"It was negotiation by exhaustion," Canadian External Affairs Minister Mark MacGuigan said of the Cancun summit's closing hours.

For two days, leaders and ranking officials from 22 nations, rich and poor, had talked to each other in a way that surprised and sapped them.

"It was an actual dialogue," a bemused French President Francois Mitterrand said afterward. "We actually interrupted each other."

Canadian Prime Minister Pierre Elliott Trudeau, cochairman of the summit, presided over most of the actual dialogue. He became a kind of Mike Wallace to the other heads of state, questioning them, cutting them off, adopting a rapid-fire moderating style honed in endless debates at Cabinet meetings and constitutional conferences with Canada's contentious provincial premiers.

According to one Canadian official, Trudeau put down his written statement and said he expected everyone else to do the same. When one of the leaders started to speak from a prepared text, Trudeau said, "If you're going to read a speech, put it in the mail."

There were some around the Sheraton Hotel's vast round conference table with a garden of mums in the middle who found the Canadian's style a bit alienating, but eventually it was accepted and became almost contagious.

"Very provocative," a Venezuelan participant called it. "Very good."

When a few minutes into the first afternoon session Chinese Premier Zhao Ziyang flipped on the light indicating that he wanted to speak, a sort of hush fell over the assembled dignitaries, surprised that even the reserved Peking leadership was leaping into the fray.

DOWN THE ROAD a mile or so, speculation was rampant among the 2,000 reporters at the international press center that President Reagan would never be able to hold his own with his isolated advocacy of free markets and his oft-remarked lack of background on international issues.

But, apparently almost surprising his own Cabinet members, Reagan stayed in the middle of the debate.

"The most striking thing was the participation of the United States," Treasury Secretary Donald Regan told a press conference in a tone that unintentionally provoked a wave of laughter.

"It was clear that he Reagan had done his homework," Secretary of State Alexander M. Haig Jr. said later, again raising some eyebrows among reporters who wondered why that needed saying.

By Friday morning, however, even members of the Algerian delegation -- some of Reagan's most implacable critics in the debate -- said the U.S. president held up well, and the Americans found that instead of being bushwhacked by an irate South as some of Reagan's advisers expected, Reagan was merely being nudged and prodded with facts and cordial conversation.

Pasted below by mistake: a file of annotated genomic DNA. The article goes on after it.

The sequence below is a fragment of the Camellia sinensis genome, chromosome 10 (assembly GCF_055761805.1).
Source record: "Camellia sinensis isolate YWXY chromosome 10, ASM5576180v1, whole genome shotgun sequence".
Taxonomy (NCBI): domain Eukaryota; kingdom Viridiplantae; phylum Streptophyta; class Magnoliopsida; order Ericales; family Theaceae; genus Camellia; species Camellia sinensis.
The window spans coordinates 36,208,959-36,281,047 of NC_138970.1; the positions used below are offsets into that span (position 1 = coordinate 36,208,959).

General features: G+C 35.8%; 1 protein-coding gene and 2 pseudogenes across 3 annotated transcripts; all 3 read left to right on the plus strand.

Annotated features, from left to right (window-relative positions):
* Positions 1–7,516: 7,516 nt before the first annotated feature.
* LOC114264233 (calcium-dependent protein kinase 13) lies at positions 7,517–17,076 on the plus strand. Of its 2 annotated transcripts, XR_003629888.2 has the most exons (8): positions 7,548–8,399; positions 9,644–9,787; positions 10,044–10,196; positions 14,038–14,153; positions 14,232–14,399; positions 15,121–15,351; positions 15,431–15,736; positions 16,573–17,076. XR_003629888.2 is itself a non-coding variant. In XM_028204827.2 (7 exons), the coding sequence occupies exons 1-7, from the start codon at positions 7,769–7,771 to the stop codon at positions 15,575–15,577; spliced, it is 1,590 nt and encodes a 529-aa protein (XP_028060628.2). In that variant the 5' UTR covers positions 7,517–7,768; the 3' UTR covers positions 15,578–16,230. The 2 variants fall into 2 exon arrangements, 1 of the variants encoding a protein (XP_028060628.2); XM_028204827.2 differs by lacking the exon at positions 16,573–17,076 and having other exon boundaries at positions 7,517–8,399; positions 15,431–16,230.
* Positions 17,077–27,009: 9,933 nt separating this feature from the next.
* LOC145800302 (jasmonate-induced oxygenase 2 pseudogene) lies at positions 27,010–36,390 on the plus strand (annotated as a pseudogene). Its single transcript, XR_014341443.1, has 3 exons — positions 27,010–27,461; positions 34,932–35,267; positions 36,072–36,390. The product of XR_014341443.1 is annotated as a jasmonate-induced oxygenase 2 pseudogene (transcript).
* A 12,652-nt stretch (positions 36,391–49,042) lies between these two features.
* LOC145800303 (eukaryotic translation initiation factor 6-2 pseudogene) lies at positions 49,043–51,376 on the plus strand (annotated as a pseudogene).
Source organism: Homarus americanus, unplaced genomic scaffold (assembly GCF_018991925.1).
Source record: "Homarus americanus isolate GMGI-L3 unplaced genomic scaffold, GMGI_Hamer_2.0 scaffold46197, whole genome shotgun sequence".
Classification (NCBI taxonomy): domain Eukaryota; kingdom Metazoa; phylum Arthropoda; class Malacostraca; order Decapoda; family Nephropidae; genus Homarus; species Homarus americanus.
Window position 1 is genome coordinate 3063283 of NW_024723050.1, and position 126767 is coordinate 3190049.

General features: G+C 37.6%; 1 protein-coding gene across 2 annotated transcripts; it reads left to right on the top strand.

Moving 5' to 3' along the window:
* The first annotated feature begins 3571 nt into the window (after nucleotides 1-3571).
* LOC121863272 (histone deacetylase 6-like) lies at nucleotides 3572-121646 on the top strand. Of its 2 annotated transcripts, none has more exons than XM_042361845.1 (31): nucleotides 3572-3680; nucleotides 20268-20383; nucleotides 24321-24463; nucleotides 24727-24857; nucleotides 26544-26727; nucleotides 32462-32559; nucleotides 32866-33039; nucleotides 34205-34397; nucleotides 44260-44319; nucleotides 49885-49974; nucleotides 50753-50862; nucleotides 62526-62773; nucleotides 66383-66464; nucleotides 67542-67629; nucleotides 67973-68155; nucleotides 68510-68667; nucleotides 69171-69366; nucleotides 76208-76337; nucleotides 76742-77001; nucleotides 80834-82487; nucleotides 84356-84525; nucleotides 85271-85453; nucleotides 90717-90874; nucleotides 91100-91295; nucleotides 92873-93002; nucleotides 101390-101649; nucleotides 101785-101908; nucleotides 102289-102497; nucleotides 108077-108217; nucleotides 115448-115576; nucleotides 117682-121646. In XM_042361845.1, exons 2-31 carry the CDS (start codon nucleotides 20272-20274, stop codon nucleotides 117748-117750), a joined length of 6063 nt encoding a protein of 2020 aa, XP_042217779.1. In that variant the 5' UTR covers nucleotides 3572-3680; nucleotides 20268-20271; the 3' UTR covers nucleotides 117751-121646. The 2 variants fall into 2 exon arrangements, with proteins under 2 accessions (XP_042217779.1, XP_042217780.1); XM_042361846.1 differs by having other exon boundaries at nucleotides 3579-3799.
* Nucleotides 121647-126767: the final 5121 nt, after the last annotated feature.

"Nobody attacked him. Nobody cornered him," said one source close to the Yugoslav delegation. "They just said, 'Mr. President, what you want doesn't work.' "

Because everyone stayed in the same building, there was not much room for stuffiness. Leaders constantly were bumping into each other in the halls between conference sessions and the wide array of more formal bilateral meetings. They and the senior members of their delegations stood around chatting over coffee during breaks in the sessions or strolled on the beach just outside the conference room.

By the time they all turned out on the sand for a group portrait Friday morning, with Reagan seated at the group's extreme right, several of the dignitaries looked relaxed to the point of sleeping.

For the convivial gathering of presidents, prime ministers and foreign ministers the final trial came on Friday afternoon: the debate on whether, when and how to start global negotiations for something like a new world economic order.

"People who think the South came here looking for negotiations on a lot of concrete issues have it all wrong," a member of the Venezuelan delegation said afterward. "We came for nothing more than to hear the Americans say 'yes.' "

But America's initial position on global negotiations suggested, as a low-ranking U.S. official said privately, that "we support them as long as they don't get results."

THE LEADERS from the South, meanwhile, although heads of their own countries, shared a common feeling that they were representing more than their own people. Many, particularly the Algerians, were acutely aware that they would leave Cancun for the United Nations and the mass of developing countries represented there in the Group of 77 would hold them accountable for whatever they did at the summit.

"There was an extraordinary sensitivity on the part of a lot of them as to why they were in Cancun at all," MacGuigan said. "They feel they have to go back and justify to that group why they're even here, let alone what they're agreeing to."

So the developing nations pressed for more talks at the United Nations, where more Third World countries would be represented.

The Canadians presented a draft summary of the meeting that would have moved ahead with informal talks on a number of specific subjects, but not at the United Nations. The South would have none of it. So Trudeau extended the break before the final session by an hour.

Leaders huddled in caucuses as the Venezuelans worked on some alternative phrasing. Finally, by about 6 o'clock when the final session was to start, vague wording had been worked out that essentially sacrificed the who, what, when and how of preliminary negotiations in order to be clear about where: the United Nations, of course.

No one knew if Reagan would go for it, but as he walked into the conference room Venezuelan President Luis Herrera Campins drew him aside and they started chatting privately. Reagan said the basic wording was okay with him, according to members of various delegations, and within minutes the summary was complete.

Exhaustion triumphed, and the summit broke up with, in the words of one participant, "a great sense of relief."